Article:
Osiris Castañeda, Youth CineMedia, and the Reeducation of Wayward Kids
by India Allen
Like life, the path to learning is not always straight and steady. Just ask Osiris Castañeda, founder of Youth CineMedia, a program that teaches at-risk youth how to create and develop mixed-media projects. Tucked away from the outside view of La Colina Junior High, the small, fenced-in, and somewhat neglected classroom is one of many La Cuesta continuation school sites. With no flowers or grass and just a chain-link fence and makeshift basketball court, the place looks more like a prison yard than the exterior of a classroom. It’s hard to conceive imagination taking flight here. But nevertheless, creativity soars with its limitless faculties.
Officially started in 2003, Youth CineMedia’s mission is to provide youth with the tools, knowledge, and relationships that foster self-expression and the creation of media — namely films and photographs — that promote dialog and positive social change. The program teaches teens to work with Apple computers, Adobe PhotoShop, Final Cut Pro, and other mixed-media computer software. They also learn how to operate video and digital cameras, camcorders, and lighting. The results are high-quality films and documentaries that are often screened at the Santa Barbara International Film Festival. The operation provides a much-needed service to uninterested S.B. high school and junior high students, and from the outside looking in, seems a simple enough formula for success. But looks can be deceiving, and when the going gets rough, the pressure falls on Castañeda. With chaos as his strategy and disorganization his vice, he reaches these troubled youth on a level that their parents cannot, exposing them to new technologies and providing them with a safe haven from the streets.
“All right, guys — get to work and stop playing with that basketball in the classroom,” says the 31-year-old, demanding the attention of two 17-year-old Latino boys. As he runs his rowdy and noisy classroom, full of minorities and disadvantaged youth, it is clear that Castañeda’s unconventional teaching methods and close relationships with the students play a role in the success of their projects. “I started Youth CineMedia because I felt empowered as an artist and I feel like I have a responsibility to my community,” Castañeda said. “I thought to myself that there must be other Latinos who feel the same way. Plus I used to be a student at La Cuesta and now I’m back as an educator. It feels good.” Castañeda isn’t the only one singing Youth CineMedia’s praise. “This program is awesome,” said Mwei Banks, a teacher at La Cuesta. “It gives students the opportunity to work and make their own video projects, which is an opportunity that is not always available to this student population.”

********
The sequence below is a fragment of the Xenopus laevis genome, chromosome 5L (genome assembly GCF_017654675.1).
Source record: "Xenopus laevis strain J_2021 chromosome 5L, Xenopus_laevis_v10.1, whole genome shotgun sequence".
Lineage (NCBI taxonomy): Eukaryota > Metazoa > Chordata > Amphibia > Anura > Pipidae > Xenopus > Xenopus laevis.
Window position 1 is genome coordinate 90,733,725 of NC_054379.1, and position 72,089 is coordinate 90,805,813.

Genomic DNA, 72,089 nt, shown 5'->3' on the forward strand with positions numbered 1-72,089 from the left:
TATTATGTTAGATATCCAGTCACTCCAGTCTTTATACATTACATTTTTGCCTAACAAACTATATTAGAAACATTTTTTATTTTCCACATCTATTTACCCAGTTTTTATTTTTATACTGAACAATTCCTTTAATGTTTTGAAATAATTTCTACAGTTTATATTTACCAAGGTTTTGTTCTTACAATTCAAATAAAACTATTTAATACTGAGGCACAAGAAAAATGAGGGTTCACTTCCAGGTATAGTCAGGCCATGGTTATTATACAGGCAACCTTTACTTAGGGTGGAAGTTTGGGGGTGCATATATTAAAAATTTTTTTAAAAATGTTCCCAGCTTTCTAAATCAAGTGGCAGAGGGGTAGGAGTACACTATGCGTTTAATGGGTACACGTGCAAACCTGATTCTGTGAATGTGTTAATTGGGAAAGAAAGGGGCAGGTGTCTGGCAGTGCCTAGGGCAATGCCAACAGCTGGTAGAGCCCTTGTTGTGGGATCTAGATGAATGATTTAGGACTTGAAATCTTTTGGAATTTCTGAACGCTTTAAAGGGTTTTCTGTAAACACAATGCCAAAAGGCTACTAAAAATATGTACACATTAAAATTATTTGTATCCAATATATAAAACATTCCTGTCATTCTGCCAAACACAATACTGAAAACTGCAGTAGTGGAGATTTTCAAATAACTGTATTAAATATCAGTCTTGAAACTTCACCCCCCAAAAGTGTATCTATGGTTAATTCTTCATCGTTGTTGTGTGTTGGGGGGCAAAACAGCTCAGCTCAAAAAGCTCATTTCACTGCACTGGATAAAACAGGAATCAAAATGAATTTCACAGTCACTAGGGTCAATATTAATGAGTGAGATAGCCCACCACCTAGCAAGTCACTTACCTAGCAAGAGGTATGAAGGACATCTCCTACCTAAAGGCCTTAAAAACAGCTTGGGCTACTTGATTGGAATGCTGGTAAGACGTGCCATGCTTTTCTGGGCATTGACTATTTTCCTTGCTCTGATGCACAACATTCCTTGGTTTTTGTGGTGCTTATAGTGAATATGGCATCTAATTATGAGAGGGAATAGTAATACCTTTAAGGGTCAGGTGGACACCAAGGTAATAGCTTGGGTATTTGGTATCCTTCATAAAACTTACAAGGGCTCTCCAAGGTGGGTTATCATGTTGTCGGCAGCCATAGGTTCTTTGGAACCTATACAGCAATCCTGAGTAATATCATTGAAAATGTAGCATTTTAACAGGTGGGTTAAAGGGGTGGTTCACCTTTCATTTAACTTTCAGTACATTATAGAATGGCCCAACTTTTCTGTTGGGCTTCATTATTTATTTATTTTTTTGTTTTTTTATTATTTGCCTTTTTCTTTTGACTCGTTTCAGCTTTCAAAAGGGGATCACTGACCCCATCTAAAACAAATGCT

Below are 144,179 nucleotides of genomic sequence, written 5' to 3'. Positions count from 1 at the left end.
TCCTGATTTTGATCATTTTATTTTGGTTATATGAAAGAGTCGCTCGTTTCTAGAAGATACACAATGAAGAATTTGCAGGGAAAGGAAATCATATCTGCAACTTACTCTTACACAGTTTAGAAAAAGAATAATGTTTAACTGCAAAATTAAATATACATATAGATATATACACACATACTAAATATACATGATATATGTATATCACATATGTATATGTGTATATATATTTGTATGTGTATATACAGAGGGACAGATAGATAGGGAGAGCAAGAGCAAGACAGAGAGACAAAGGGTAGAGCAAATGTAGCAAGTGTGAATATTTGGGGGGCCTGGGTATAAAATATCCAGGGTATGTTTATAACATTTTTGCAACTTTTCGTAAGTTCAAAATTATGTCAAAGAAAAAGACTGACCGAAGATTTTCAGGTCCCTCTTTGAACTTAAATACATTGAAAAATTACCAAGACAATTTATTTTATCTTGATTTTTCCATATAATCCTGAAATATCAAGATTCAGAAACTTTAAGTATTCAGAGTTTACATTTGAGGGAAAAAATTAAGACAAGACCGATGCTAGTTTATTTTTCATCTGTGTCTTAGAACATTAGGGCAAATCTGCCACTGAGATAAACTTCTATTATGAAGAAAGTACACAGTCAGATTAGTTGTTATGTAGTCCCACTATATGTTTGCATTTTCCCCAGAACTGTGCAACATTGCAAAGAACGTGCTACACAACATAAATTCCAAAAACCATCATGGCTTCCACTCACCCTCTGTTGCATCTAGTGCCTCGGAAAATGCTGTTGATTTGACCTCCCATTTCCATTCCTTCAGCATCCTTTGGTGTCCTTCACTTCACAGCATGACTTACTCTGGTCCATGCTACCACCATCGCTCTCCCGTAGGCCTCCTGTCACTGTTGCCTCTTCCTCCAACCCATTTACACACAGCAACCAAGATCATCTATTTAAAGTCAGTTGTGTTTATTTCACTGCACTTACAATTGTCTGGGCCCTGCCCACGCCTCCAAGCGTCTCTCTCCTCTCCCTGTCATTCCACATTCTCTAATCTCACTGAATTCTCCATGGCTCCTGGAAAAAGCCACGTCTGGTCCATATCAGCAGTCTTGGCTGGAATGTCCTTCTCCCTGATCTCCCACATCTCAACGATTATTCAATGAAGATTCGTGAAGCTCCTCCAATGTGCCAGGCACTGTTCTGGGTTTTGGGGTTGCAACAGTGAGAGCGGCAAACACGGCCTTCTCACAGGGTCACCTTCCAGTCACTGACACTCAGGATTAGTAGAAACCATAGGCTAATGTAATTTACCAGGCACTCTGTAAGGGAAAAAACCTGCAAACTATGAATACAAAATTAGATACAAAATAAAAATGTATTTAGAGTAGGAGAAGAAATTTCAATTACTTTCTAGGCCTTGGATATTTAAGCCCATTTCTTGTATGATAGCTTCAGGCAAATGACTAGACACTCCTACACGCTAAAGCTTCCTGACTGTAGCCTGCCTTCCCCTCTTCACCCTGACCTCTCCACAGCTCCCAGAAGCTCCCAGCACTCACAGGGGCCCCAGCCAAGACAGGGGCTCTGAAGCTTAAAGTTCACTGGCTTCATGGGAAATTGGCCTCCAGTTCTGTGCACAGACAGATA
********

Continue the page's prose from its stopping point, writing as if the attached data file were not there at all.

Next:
And slowly but surely, the program is working. One group of kids at a time, Youth CineMedia continues to open the minds and hearts of teenagers who may feel they have no alternative to the streets. “I feel special because I have the support of Osiris and Banks. Since they have faith in me, I feel like I have faith in myself,” said Gonzalo Rios, a senior at La Cuesta. “I think the program is helping me. I stay busy with my project and I don’t have time to waste gang-banging or getting into trouble.” Adam Muñoz, another senior at La Cuesta, said that the program allowed his father and him to connect on a level they never had before. “Like everyone in my family, my dad is an artist and we both worked on this project together,” he said. “But he can’t tell me what to do because it’s my show.”
The response is clearly overwhelming, and Castañeda is excited about the program’s recent growth. In 2005, they received the federal government’s $250,000 Community Technology Center grant for La Cuesta, and have acquired seven G4 Macintosh computers, seven video camcorders, nine digital cameras, and lots of software and new staff members. With these improvements, the future is only looking brighter for Castañeda and his students. And this summer, Castañeda went to New York City to train with hip-hop culture entrepreneur Russell Simmons’s Rush Philanthropic Arts Foundation. “The bottom line is this, these kids aren’t just telling stories, they are presenting solutions to many of the problems they face, and that is exactly what this world needs,” he said. “Youth CineMedia is only a facilitator for their greatness.”